Other NSAIDs (such as ibuprofen, ketoprofen, or naproxen sodium) and acetaminophen do not have this effect. However, you should never start taking aspirin daily without talking to your doctor first.

  • Side effects and risks. Aspirin can reduce the effects of common blood pressure medications such as A CE inhibitors (such as Lotensin, Capoten, and Vasotec) and beta blockers (such as Coreg, Lopressor, and Corgard.) If you take any medications for high blood pressure, ask your doctor if it is safe to use aspirin.

    Aspirin can also cause heartburn, stomach upset, pain or ulcers even in very small doses. It can be dangerous for people with liver disease, gout, juvenile arthritis or rheumatoid arthritis. Pregnant women should not use aspirin, as it can harm the mother and cause birth defects. Unless your healthcare provider says it’s OK, children and teenagers shouldn’t use aspirin because it puts them at risk for Reye’s syndrome.

    Some people are allergic to aspirin. It can cause wheezing, hives, facial swelling and shock. Rarely, aspirin can cause tinnitus and hearing loss.

    Although inflammation can cause pain, it is often a key part of the body’s natural healing process. Since this drug in high doses can prevent inflammation, it can also slow recovery from certain injuries.

IBUPROFEN
Advil, Motrin IB, Nuprin

  • How it works. Like all NSAIDs, ibuprofen blocks the effects of substances that increase the sensation of pain.

  • Pros. Ibuprofen can lower fever, ease pain, and reduce inflammation.

  • Side effects and risks. You should not use ibuprofen if you have high blood pressure, unless your doctor has specifically told you that you can. Ibuprofen can also reduce the effectiveness of common blood pressure medications such as ACE-inhibitors (such as Lotensin, Capoten, and Vasotec) and beta-blockers (such as Coreg, Lopressor, and Corgard.)

    Ibuprofen can cause heartburn, stomach upset, pain and ulcers. It can also increase the risk of heart attacks and strokes. The FDA now requires pharmaceutical companies to highlight the potential risks of ibuprofen. This medicine is not safe during the last three months of pregnancy.

    Some people are allergic to ibuprofen and other NSAIDs. It can cause hives and swelling of the face. It can be dangerous for some people with asthma. In some cases, ibuprofen can slow down the body’s natural healing process.

KETOPROFEN
Orudis, Orudis KT, Oruvail

  • How it works. Ketoprofen blocks the effect of substances that increase the sensation of pain.

  • Pros. Ketoprofen can reduce fever, ease pain and reduce inflammation.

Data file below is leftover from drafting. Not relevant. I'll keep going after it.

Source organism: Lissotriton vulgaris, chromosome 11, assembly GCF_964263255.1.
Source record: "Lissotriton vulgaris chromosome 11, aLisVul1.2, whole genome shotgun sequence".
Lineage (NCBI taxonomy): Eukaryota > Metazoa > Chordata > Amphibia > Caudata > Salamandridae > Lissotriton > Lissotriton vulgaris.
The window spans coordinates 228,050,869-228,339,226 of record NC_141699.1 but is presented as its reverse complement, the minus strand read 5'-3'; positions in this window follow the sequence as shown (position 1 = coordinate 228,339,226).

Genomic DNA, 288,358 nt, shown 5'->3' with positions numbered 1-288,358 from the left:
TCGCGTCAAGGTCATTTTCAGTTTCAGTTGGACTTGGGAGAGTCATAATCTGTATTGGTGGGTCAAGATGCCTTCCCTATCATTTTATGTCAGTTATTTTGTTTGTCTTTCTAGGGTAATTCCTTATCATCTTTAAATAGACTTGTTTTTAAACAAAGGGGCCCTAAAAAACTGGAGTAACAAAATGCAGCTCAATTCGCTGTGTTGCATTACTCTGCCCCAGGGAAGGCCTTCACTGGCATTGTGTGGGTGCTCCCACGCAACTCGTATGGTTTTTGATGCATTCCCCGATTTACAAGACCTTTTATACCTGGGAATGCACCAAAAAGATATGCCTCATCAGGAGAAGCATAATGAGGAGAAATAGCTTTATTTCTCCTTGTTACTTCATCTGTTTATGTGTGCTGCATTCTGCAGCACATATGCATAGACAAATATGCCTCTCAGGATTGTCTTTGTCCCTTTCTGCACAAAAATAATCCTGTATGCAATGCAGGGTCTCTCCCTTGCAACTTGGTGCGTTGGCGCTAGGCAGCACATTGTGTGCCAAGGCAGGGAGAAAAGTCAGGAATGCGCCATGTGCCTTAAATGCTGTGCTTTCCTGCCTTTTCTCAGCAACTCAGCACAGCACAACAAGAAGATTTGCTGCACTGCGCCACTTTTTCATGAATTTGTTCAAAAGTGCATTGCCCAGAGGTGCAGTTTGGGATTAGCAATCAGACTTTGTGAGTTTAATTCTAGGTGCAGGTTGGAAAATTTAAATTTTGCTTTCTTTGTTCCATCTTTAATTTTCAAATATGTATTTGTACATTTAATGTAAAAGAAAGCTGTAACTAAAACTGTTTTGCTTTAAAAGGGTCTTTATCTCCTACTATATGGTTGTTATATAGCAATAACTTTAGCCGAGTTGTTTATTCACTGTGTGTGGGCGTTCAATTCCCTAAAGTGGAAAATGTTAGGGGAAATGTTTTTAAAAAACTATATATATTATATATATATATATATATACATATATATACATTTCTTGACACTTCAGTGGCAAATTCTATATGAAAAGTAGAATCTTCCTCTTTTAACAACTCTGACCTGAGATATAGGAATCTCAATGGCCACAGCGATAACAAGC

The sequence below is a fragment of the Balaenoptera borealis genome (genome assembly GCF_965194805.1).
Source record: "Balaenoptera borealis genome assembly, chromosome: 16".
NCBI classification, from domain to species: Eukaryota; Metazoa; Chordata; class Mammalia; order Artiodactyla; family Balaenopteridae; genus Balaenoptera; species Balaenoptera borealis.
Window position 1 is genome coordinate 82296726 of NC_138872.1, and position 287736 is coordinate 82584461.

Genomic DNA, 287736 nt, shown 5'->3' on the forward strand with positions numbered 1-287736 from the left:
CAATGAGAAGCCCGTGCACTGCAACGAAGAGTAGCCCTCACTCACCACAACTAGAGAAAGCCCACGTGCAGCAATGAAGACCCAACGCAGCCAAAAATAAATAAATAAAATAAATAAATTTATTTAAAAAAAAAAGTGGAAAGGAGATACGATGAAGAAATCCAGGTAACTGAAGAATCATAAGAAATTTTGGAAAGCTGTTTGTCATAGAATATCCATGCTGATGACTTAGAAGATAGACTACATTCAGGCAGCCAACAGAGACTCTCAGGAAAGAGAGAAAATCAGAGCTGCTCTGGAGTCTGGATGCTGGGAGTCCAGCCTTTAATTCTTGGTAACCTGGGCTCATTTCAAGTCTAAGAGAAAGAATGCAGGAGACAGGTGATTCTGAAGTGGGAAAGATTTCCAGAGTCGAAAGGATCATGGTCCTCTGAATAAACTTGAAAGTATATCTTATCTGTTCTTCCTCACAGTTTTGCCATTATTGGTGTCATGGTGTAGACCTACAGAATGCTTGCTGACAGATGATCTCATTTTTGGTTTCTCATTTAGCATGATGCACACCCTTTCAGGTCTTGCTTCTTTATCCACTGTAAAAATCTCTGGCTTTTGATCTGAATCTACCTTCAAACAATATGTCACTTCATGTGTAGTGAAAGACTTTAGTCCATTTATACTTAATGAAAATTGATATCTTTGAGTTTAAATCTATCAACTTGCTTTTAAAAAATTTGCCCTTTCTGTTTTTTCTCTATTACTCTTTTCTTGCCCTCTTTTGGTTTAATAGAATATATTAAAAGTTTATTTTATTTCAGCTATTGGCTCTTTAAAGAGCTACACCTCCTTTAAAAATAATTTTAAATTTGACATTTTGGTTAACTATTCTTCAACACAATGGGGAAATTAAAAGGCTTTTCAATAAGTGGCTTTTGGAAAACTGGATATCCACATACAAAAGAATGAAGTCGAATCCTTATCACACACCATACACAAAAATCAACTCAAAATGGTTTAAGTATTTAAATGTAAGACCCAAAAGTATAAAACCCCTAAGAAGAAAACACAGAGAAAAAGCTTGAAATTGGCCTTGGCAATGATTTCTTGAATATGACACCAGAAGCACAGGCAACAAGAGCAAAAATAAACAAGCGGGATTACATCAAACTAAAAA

• Side effects and risks. Do not use ketoprofen if you have high blood pressure, unless your doctor has told you it is safe. Ketoprofen can also reduce the effectiveness of common blood pressure medications such as ACE inhibitors (such as Lotensin, Capoten and Vasotec) and beta blockers (such as Coreg, Lopressor and Corgard.)

    Ketoprofen can cause heartburn, stomach upset, pain and ulcers. It can increase the risk of heart attacks and strokes. The FDA requires companies that sell ketoprofen to highlight these risks. This medicine is not safe during the last three months of pregnancy.

    Some people are allergic to ketoprofen and other NSAIDs. It can cause hives and swelling of the face. It can be dangerous for some people with asthma. In some cases, ketoprofen can slow down the body’s natural healing process.

NAPROXENE
do not act like this

  • How it works. Naproxen sodium blocks the effects of substances that increase the sensation of pain.

  • Pros. Naproxen sodium can lower fever, relieve pain, and reduce swelling.

  • Side effects and risks. Do not use naproxen sodium if you have high blood pressure, unless your doctor has told you it is safe. Naproxen sodium can also reduce the effectiveness of common blood pressure medications such as ACE inhibitors (such as Lotensin, Capoten, and Vasotec) and beta-blockers (such as Coreg, Lopressor, and Corgard.)

    One study appears to show a link between naproxen sodium and an increased risk of heart attack or stroke. More research needs to be done before doctors know for sure. For now, ask your healthcare provider for advice.

    Naproxen sodium may cause heartburn, stomach upset, pain, or sores. The FDA requires companies that sell naproxen sodium to disclose this risk. This medicine is not safe during the last three months of pregnancy.

    Some people are allergic to naproxen sodium and other NSAIDs. It can cause hives and swelling of the face. It can be dangerous for some people with asthma. In some cases, naproxen sodium can slow down the body’s natural healing process.

GUIDELINES FOR PROTECTIVE MEDICINES

Many pain medications—including higher doses of NSAIDs—are available by prescription. Since they are more potent versions of over-the-counter NSAIDs, they often carry the same or greater risks. Some examples are Daypro, Indocin, Lodine, Mobic, Naprosyn, Relafen and Voltaren.

Cox-2 inhibitors are a relatively new type of NSAIDs. Although these drugs are supposed to have fewer gastrointestinal side effects than standard NSAIDs, they can still cause some of the same problems. They can also increase the risk of heart attacks and strokes. So people with coronary artery disease, those who have had a stroke, and those who have narrowed arteries in the brain—or people who are at a higher than average risk of developing these conditions—should not take Cox-2 inhibitors.

Two of these drugs, Vioxx and Bextra, have been withdrawn from the market due to various side effects. Two of these drugs, Vioxx and Bextra, have been withdrawn from the market due to various side effects. Cox-2 inhibitors still available include Celebrex, Mobic, Relafen, and Voltaren.

Narcotics are another type of prescription pain medication. Examples include OxyContin, Percocet, and Vicodin. These drugs are only used in people with severe chronic pain. They are not dangerous for people with high blood pressure. They have other side effects, including constipation, fatigue, and the risk of addiction.